Despite Westpac’s extensive refurbishment of the building in 1989-90, the bank was hit too hard by ’92’s recession. By 2000, the building that had once been the bank’s pride and joy was just another ‘For Lease’ along George Street, just in time for the Olympics.
Today, the bank’s purpose is to serve as a function centre. Why one would be needed right beside the Mercure, which presumably has its own, boggles the mind…unless. UNLESS…when the Mercure set themselves up, they put an ad in the paper advertising for the lend of a conference room…
Past/Lives Flashback #10: Butchery No. 1 – Hurstville, NSW
As promised, here’s the first in a series of articles taking a look back at the top ten most popular Past/Lives posts of the last year. If I was smart, I would have picked the ten least popular posts so as to boost their views, but there’s a good reason the Belfield denture clinic never found its audience.
With that in mind, it’s to my complete amazement that I present the tenth most popular entry, Hurstville’s No. 1 Butchery.
Original article: Food Fair/ANZ Bank/The Base Store/No1 Butchery – Hurstville, NSW
First things first: there are no obvious changes. Given the building’s colourful history, it’s almost a surprise there’s been no activity over the last 12 months, but there you have it…NO changes whatsoever (perhaps with the exception of the chemist next door having become “Australia’s cheapest chemist”. Yeah, right). It’s as ugly a shopfront as ever, and that demonic pig in the logo is just as disturbing. I’d be willing to bet those people walking past are the same as last year, too.
What’s really interesting to me about this place is that just over the last few weeks, it’s exploded in terms of page views. Why? The whole point of this series was to show you how things have changed over a year, and to find something new to add, so this is a great start. What’s so special about this place? Then again, that’s probably what you were saying when I published the original article a year ago. Wait! Do you feel that? It’s moments like these that bring us closer, dear reader.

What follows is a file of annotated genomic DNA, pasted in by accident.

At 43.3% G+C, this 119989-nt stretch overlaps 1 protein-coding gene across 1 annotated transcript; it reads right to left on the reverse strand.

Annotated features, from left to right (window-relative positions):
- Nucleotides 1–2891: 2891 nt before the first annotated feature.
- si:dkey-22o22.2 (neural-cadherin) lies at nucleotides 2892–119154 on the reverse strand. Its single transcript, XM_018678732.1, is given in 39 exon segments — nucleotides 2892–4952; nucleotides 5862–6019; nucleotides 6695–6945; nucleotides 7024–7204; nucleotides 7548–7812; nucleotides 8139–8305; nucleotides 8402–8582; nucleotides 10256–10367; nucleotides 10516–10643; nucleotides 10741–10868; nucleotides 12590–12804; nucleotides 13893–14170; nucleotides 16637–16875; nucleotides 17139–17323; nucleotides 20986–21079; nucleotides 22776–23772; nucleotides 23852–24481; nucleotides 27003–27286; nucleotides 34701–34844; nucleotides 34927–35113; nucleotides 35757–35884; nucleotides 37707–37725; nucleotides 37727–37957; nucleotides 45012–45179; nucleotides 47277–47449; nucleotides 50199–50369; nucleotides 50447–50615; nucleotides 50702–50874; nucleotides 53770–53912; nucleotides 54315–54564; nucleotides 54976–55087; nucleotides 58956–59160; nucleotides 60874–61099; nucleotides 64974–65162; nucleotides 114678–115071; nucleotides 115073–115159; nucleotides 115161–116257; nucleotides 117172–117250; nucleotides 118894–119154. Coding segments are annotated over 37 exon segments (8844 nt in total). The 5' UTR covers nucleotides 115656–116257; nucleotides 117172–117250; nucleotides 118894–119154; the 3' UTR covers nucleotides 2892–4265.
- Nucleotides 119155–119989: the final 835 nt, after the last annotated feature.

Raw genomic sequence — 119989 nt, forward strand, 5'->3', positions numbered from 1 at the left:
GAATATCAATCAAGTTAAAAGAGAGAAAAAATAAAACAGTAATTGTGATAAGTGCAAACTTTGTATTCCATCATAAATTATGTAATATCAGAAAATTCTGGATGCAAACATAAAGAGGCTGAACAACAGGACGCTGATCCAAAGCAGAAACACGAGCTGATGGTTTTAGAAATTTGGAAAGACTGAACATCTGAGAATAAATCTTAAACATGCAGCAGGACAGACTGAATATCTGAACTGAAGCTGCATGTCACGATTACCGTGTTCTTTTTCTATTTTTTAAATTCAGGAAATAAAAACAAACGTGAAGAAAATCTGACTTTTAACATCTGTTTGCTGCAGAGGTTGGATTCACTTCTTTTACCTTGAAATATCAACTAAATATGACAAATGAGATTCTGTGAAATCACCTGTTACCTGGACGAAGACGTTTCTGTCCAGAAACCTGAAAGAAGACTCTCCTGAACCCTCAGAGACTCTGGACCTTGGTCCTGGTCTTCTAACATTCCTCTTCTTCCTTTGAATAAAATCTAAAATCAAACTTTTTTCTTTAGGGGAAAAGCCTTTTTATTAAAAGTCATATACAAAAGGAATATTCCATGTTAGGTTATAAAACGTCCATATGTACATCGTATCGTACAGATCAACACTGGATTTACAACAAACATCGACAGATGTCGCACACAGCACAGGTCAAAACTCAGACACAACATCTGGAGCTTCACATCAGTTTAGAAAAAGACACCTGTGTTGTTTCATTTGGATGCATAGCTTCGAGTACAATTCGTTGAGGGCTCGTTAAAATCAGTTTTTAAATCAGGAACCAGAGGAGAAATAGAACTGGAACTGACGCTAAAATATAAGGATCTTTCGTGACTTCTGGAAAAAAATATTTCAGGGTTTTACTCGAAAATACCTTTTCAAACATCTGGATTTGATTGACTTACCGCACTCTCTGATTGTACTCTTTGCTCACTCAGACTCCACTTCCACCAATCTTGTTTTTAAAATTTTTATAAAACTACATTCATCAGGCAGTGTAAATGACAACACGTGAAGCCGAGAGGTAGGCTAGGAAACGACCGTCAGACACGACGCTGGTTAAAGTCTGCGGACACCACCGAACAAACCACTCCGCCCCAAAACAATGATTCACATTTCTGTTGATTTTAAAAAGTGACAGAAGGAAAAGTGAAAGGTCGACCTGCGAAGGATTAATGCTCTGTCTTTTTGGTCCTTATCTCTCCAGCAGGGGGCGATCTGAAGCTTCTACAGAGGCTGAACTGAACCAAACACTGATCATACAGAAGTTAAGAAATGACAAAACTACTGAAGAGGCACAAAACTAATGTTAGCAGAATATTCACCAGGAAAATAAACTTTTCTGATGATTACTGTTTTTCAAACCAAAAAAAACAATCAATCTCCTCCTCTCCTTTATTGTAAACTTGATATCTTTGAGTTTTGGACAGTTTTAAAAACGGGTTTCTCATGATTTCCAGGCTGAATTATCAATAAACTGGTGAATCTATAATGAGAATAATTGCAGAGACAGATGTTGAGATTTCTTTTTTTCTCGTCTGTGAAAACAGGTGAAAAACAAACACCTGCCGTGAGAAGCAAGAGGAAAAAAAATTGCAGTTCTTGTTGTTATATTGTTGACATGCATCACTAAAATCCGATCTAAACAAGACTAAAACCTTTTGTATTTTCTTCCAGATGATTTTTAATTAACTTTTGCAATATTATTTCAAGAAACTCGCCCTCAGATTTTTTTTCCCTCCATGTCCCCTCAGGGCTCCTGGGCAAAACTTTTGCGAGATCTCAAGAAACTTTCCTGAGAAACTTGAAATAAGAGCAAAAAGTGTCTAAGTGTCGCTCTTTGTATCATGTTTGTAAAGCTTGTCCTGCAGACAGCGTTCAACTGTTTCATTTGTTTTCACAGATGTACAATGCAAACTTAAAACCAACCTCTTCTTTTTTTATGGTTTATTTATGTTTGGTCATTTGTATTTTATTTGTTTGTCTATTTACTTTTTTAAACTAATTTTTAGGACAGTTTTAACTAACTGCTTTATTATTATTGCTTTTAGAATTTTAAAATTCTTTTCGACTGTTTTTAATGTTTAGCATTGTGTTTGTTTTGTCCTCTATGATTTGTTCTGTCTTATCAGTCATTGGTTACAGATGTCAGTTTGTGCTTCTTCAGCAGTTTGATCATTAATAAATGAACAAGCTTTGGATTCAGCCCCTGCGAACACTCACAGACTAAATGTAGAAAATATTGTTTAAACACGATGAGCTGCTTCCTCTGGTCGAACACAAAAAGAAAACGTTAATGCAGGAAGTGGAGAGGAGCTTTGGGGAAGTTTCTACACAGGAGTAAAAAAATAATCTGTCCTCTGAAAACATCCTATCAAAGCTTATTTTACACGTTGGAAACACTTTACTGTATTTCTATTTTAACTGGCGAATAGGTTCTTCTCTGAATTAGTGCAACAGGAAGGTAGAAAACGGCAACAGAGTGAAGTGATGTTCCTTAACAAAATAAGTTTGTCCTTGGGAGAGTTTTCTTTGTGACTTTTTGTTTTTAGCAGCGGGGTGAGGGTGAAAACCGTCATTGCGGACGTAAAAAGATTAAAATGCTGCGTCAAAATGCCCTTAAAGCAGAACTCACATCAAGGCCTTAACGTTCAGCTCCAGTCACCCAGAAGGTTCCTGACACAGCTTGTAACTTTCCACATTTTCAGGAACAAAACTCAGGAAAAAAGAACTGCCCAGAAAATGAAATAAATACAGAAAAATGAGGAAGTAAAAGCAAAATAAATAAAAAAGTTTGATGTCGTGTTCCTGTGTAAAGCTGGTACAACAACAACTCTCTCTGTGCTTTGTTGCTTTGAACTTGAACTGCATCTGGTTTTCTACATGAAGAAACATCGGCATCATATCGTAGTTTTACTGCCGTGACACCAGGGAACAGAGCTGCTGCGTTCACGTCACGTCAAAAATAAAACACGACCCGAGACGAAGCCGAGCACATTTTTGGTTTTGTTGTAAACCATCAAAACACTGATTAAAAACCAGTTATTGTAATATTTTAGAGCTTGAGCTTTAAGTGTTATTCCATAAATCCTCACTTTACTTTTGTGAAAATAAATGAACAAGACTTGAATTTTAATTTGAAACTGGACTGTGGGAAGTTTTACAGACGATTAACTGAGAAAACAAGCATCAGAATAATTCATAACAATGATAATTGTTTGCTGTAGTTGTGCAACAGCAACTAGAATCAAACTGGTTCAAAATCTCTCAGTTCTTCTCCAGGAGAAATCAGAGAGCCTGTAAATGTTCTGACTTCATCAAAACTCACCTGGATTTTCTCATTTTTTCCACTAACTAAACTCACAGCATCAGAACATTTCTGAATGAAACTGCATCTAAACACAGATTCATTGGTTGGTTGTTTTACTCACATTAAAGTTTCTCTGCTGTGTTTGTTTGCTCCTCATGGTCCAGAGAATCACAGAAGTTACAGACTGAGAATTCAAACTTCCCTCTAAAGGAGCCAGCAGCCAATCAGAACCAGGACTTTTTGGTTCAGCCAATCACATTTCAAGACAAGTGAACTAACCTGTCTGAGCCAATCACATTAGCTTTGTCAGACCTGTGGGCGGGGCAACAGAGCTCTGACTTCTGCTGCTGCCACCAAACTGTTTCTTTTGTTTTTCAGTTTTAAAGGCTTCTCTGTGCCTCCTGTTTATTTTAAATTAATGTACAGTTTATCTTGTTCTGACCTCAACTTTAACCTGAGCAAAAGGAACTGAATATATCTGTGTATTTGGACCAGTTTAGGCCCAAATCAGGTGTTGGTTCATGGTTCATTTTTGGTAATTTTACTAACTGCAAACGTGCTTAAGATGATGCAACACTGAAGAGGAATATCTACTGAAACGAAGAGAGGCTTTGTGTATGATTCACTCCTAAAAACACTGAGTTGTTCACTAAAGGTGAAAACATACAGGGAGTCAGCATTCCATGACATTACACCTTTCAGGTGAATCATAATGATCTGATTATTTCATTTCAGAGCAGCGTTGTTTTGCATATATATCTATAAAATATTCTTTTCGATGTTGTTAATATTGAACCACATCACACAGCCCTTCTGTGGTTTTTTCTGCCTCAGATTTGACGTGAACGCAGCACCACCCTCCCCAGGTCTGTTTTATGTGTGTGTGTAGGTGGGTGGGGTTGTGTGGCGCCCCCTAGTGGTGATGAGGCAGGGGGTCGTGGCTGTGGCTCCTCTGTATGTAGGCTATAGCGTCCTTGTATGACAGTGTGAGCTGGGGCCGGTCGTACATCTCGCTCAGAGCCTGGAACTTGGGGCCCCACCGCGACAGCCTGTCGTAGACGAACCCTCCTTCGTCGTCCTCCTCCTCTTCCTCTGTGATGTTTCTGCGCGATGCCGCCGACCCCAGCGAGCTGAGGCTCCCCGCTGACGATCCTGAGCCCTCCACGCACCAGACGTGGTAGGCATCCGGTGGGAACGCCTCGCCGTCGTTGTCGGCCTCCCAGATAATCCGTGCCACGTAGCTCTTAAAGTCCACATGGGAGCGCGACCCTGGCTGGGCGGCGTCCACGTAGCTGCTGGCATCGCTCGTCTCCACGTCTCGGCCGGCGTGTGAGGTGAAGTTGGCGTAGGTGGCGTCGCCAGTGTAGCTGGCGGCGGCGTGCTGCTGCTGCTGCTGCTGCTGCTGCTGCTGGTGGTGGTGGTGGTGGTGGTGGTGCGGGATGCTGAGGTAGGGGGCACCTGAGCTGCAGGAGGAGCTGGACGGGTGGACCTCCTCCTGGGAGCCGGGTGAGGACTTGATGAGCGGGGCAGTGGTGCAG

Don’t worry, they won’t all be like this.
St. James Theatre/Beverly Hills Cinemas – Beverly Hills, NSW
Let’s cut to the chase: the Beverly Hills Cinemas are looking a little…porky these days. It’s hard not to notice the expanding waistline anymore, even for the sake of politeness. What I’m saying is, if the Beverly Hills Cinemas were a person, they’d need to take the Michelle Bridges challenge a few times to squeeze back into those trackpants.
But it wasn’t always this way. Back before the cinema was built, the suburb was known as Dumbleton, after a nearby farm. The opening of the Dumbleton train station in 1931 had opened up the suburb to the rest of Sydney in a way the previous public transport option – a coach service from Hurstville station – had not. Dumbleton’s first shop had only opened in 1908 (on the site of the present day Beverly Hills Hotel), so there wasn’t exactly a major reason to go there. Dumbleton residents hoped to change this in 1910, when a post office was opened within the existing store. It was like the proto-Westfield.
The Second World War brought military personnel to Dumbleton, further increasing its population and forcing it to come up with more shops to keep people entertained, but it’s kinda hard to make anything entertaining when your suburb’s name is Dumbleton.